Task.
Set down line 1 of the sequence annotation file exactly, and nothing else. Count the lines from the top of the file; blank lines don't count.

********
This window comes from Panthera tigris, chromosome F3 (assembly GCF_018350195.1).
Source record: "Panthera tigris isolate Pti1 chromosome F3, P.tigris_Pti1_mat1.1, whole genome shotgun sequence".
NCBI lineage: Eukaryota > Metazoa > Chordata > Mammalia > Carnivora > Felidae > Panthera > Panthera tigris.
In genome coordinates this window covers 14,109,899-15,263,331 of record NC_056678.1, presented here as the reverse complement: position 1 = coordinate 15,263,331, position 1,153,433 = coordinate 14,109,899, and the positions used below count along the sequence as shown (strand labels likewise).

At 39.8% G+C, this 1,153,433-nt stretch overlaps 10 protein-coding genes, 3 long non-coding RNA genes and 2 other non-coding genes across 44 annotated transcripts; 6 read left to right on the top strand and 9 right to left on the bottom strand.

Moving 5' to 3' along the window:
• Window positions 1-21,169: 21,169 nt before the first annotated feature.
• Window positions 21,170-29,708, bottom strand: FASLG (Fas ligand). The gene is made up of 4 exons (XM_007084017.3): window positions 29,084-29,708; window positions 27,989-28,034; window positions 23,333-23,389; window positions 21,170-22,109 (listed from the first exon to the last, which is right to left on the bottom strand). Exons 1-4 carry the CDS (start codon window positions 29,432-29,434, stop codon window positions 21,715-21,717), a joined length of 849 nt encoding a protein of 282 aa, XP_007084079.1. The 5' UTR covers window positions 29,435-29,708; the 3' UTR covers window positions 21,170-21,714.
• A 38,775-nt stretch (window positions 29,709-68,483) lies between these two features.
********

This window comes from Panthera tigris, chromosome F3 (assembly GCF_018350195.1).